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Docker Commands

Module - 2 Working with Docker
Docker Commands

Docker is a popular open-source platform that developers and system administrators use for creating, deploying, and running applications in containers. Containerization with Docker allows for the packaging of an application along with its required dependencies into a standardized unit for software development.

This tutorial provides an overview of various Docker commands, including their explanations and examples. These commands are essential for managing the lifecycle of Docker containers, images, and systems. Whether you are a beginner just starting out with Docker or a seasoned user, this guide will serve as a useful reference for understanding and using Docker commands.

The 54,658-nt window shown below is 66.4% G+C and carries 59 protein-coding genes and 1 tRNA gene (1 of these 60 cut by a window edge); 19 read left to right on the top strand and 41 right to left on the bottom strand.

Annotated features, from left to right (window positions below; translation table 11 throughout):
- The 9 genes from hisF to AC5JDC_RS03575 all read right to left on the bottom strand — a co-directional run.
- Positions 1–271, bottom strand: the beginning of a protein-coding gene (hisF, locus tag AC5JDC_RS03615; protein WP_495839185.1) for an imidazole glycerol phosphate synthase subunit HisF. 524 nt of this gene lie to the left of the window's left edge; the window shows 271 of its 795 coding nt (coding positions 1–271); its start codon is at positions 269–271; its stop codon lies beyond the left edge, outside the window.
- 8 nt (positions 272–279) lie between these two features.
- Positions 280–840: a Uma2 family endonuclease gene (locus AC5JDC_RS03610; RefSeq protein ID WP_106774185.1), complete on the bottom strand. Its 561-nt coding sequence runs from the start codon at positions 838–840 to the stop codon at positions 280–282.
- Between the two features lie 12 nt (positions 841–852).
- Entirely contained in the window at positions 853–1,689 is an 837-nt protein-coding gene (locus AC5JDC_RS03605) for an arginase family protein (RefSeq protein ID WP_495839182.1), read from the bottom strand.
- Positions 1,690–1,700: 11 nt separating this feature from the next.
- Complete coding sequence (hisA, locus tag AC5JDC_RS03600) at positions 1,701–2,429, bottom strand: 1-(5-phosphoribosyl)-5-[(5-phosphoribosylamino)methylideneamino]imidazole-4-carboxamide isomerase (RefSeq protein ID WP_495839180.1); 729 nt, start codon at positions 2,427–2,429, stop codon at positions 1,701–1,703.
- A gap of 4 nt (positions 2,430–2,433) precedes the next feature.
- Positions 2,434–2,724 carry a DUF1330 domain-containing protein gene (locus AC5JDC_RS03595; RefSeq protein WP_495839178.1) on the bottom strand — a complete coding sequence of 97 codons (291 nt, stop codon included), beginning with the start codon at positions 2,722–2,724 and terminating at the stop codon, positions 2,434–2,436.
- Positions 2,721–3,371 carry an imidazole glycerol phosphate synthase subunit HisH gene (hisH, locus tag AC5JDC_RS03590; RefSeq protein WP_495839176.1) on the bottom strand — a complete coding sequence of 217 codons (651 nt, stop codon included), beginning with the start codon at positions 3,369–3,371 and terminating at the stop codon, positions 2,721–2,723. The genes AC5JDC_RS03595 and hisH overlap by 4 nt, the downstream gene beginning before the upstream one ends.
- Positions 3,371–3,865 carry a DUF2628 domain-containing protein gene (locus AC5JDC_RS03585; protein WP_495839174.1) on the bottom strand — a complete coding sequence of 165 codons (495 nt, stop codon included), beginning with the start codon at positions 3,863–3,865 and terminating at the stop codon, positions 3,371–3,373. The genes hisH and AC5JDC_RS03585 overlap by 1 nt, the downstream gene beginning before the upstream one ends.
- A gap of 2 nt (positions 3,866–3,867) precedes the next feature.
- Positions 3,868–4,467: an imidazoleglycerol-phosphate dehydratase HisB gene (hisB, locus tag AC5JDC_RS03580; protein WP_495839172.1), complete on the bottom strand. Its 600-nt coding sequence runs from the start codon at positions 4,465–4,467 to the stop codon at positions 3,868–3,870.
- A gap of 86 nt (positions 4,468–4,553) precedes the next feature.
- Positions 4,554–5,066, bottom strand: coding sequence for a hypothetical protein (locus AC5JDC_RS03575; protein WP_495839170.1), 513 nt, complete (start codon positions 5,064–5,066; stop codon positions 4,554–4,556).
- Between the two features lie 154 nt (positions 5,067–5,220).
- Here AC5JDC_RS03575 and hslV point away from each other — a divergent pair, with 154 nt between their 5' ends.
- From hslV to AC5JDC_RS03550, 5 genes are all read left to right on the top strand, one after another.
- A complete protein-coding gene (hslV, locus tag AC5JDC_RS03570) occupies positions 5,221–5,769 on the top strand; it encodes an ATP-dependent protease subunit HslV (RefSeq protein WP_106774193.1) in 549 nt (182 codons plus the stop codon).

Docker Commands

Docker provides a comprehensive set of commands to manage and manipulate Docker objects such as containers, images, volumes, networks, and more.

Here are some of the basic Docker commands:

1. Docker build command: This command is used to build Docker images from a Dockerfile and a "context". A build's context is the set of files located at a specified path or URL.

For example, docker build -t myapp:1.0 . will build an image named "myapp" with tag "1.0" using the Dockerfile in the current directory.

2. Docker run command: This command is used to create and start a container from an image.

For example, docker run -d -p 8080:80 myapp:1.0 will start a container in detached mode (-d), mapping port 8080 of the host to port 80 of the container, using the "myapp:1.0" image.